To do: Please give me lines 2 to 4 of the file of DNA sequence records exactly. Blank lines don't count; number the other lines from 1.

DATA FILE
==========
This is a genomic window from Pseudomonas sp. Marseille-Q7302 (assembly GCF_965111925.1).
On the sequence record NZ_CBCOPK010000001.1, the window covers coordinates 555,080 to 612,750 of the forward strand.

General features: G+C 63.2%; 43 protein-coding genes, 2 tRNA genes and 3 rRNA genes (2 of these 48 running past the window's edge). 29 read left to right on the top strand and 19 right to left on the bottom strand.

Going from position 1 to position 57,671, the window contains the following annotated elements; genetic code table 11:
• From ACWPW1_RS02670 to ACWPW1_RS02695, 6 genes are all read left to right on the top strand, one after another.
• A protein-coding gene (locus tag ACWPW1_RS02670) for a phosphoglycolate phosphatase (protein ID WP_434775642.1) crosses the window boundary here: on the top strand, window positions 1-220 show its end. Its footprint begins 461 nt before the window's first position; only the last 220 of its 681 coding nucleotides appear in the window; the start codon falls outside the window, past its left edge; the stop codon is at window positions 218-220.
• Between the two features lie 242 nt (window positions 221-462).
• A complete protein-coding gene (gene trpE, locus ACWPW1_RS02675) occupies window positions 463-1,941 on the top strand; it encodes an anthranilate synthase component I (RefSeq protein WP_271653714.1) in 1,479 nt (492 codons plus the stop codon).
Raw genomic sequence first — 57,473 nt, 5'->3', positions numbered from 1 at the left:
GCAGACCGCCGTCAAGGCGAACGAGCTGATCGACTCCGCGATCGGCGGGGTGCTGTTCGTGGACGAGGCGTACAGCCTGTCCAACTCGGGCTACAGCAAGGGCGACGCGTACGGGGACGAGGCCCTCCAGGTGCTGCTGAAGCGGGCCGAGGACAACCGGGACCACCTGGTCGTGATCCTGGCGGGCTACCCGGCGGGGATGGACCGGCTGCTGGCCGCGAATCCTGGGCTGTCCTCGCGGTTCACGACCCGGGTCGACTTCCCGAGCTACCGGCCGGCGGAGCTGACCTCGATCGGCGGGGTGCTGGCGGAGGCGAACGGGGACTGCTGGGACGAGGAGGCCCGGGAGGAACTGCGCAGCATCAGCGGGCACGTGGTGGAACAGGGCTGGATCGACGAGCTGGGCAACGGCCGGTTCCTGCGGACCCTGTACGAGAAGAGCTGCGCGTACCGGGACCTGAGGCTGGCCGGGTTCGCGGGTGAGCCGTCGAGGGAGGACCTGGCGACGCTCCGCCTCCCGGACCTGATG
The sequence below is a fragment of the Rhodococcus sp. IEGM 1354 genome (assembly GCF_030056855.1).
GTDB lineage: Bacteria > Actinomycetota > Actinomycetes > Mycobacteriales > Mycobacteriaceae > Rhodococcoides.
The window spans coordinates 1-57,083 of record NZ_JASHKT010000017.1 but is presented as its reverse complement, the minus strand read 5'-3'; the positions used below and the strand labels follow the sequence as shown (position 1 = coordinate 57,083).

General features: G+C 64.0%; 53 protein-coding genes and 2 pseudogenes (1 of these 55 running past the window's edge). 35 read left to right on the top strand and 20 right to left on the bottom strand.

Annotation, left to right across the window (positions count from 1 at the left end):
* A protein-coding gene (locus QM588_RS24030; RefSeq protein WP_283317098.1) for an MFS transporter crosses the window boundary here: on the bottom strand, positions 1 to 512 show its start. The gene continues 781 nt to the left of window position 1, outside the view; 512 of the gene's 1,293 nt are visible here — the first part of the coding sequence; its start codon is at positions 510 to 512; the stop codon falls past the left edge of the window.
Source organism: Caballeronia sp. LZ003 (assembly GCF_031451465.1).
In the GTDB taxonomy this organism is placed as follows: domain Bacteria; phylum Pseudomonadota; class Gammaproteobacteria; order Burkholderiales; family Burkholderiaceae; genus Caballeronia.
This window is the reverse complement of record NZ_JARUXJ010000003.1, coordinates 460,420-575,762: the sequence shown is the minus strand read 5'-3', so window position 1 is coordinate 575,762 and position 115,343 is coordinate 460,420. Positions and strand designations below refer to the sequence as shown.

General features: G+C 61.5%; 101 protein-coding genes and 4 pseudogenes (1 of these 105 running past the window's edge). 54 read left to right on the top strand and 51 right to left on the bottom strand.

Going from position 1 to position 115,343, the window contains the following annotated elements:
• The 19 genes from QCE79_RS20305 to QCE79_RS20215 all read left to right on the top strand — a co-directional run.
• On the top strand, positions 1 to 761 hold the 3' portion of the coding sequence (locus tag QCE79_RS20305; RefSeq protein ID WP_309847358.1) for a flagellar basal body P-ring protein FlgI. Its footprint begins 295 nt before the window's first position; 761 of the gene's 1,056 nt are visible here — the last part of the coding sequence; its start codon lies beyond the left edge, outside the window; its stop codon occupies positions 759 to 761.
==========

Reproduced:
On the sequence record NZ_CBCOPK010000001.1, the window covers coordinates 555,080 to 612,750 of the forward strand.

General features: G+C 63.2%; 43 protein-coding genes, 2 tRNA genes and 3 rRNA genes (2 of these 48 running past the window's edge). 29 read left to right on the top strand and 19 right to left on the bottom strand.

Going from position 1 to position 57,671, the window contains the following annotated elements; genetic code table 11: